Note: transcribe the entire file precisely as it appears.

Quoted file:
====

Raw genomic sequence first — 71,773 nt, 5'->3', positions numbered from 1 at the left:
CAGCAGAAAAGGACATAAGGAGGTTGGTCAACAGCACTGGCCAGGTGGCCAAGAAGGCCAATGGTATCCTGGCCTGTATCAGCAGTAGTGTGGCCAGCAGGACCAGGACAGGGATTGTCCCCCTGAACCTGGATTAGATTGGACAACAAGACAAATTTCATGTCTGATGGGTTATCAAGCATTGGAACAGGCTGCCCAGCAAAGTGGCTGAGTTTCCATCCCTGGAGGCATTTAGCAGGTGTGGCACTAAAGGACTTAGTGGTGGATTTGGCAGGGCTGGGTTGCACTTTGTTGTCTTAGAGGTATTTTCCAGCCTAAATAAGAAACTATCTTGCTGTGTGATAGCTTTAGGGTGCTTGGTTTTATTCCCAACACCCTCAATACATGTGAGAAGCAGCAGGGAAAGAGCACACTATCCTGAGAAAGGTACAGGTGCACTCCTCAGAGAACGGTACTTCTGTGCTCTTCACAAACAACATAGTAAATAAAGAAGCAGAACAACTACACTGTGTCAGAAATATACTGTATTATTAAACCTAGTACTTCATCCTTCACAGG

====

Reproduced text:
Raw genomic sequence first — 71,773 nt, 5'->3', positions numbered from 1 at the left:
CAGCAGAAAAGGACATAAGGAGGTTGGTCAACAGCACTGGCCAGGTGGCCAAGAAGGCCAATGGTATCCTGGCCTGTATCAGCAGTAGTGTGGCCAGCAGGACCAGGACAGGGATTGTCCCCCTGAACCTGGATTAGATTGGACAACAAGACAAATTTCATGTCTGATGGGTTATCAAGCATTGGAACAGGCTGCCCAGCAAAGTGGCTGAGTTTCCATCCCTGGAGGCATTTAGCAGGTGTGGCACTAAAGGACTTAGTGGTGGATTTGGCAGGGCTGGGTTGCACTTTGTTGTCTTAGAGGTATTTTCCAGCCTAAATAAGAAACTATCTTGCTGTGTGATAGCTTTAGGGTGCTTGGTTTTATTCCCAACACCCTCAATACATGTGAGAAGCAGCAGGGAAAGAGCACACTATCCTGAGAAAGGTACAGGTGCACTCCTCAGAGAACGGTACTTCTGTGCTCTTCACAAACAACATAGTAAATAAAGAAGCAGAACAACTACACTGTGTCAGAAATATACTGTATTATTAAACCTAGTACTTCATCCTTCACAGG